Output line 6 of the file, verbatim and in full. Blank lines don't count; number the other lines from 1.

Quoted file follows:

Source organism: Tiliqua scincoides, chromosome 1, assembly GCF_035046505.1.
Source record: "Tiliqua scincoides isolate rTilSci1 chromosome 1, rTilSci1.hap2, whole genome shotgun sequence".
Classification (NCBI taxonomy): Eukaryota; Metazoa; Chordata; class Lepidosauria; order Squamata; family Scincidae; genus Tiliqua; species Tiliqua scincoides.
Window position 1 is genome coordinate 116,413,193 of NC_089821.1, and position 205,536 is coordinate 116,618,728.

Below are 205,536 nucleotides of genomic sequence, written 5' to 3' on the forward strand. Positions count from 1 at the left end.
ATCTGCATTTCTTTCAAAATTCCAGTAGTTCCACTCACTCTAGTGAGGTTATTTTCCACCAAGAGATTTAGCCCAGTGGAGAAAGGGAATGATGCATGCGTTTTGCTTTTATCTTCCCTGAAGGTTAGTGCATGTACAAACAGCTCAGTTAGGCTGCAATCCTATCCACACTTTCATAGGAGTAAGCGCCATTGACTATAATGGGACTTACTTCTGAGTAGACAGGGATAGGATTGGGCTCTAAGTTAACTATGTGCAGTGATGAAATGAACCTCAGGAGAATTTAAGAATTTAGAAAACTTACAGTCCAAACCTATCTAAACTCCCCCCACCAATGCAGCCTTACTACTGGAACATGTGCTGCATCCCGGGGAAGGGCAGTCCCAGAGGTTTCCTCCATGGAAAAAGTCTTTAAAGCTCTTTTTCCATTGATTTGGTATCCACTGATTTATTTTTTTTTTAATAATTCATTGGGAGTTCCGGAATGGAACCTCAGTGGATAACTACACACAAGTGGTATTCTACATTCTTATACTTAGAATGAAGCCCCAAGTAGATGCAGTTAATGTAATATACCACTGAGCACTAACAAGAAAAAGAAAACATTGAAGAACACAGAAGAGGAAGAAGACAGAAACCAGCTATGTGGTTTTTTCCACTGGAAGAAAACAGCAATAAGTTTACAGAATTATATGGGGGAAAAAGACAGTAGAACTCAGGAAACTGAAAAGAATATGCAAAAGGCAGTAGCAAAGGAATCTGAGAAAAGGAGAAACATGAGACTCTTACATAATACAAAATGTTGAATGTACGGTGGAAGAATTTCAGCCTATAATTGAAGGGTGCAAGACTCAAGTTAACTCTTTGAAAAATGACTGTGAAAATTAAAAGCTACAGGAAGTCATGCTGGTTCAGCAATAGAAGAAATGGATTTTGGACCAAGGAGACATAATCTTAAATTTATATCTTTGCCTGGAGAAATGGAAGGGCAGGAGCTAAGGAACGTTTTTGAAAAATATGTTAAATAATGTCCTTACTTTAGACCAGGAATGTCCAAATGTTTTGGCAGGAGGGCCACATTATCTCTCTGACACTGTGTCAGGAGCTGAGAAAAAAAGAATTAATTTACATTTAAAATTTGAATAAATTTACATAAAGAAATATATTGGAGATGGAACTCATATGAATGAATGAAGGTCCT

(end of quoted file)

ATCTGCATTTCTTTCAAAATTCCAGTAGTTCCACTCACTCTAGTGAGGTTATTTTCCACCAAGAGATTTAGCCCAGTGGAGAAAGGGAATGATGCATGCGTTTTGCTTTTATCTTCCCTGAAGGTTAGTGCATGTACAAACAGCTCAGTTAGGCTGCAATCCTATCCACACTTTCATAGGAGTAAGCGCCATTGACTATAATGGGACTTACTTCTGAGTAGACAGGGATAGGATTGGGCTCTAAGTTAACTATGTGCAGTGATGAAATGAACCTCAGGAGAATTTAAGAATTTAGAAAACTTACAGTCCAAACCTATCTAAACTCCCCCCACCAATGCAGCCTTACTACTGGAACATGTGCTGCATCCCGGGGAAGGGCAGTCCCAGAGGTTTCCTCCATGGAAAAAGTCTTTAAAGCTCTTTTTCCATTGATTTGGTATCCACTGATTTATTTTTTTTTTAATAATTCATTGGGAGTTCCGGAATGGAACCTCAGTGGATAACTACACACAAGTGGTATTCTACATTCTTATACTTAGAATGAAGCCCCAAGTAGATGCAGTTAATGTAATATACCACTGAGCACTAACAAGAAAAAGAAAACATTGAAGAACACAGAAGAGGAAGAAGACAGAAACCAGCTATGTGGTTTTTTCCACTGGAAGAAAACAGCAATAAGTTTACAGAATTATATGGGGGAAAAAGACAGTAGAACTCAGGAAACTGAAAAGAATATGCAAAAGGCAGTAGCAAAGGAATCTGAGAAAAGGAGAAACATGAGACTCTTACATAATACAAAATGTTGAATGTACGGTGGAAGAATTTCAGCCTATAATTGAAGGGTGCAAGACTCAAGTTAACTCTTTGAAAAATGACTGTGAAAATTAAAAGCTACAGGAAGTCATGCTGGTTCAGCAATAGAAGAAATGGATTTTGGACCAAGGAGACATAATCTTAAATTTATATCTTTGCCTGGAGAAATGGAAGGGCAGGAGCTAAGGAACGTTTTTGAAAAATATGTTAAATAATGTCCTTACTTTAGACCAGGAATGTCCAAATGTTTTGGCAGGAGGGCCACATTATCTCTCTGACACTGTGTCAGGAGCTGAGAAAAAAAGAATTAATTTACATTTAAAATTTGAATAAATTTACATAAAGAAATATATTGGAGATGGAACTCATATGAATGAATGAAGGTCCT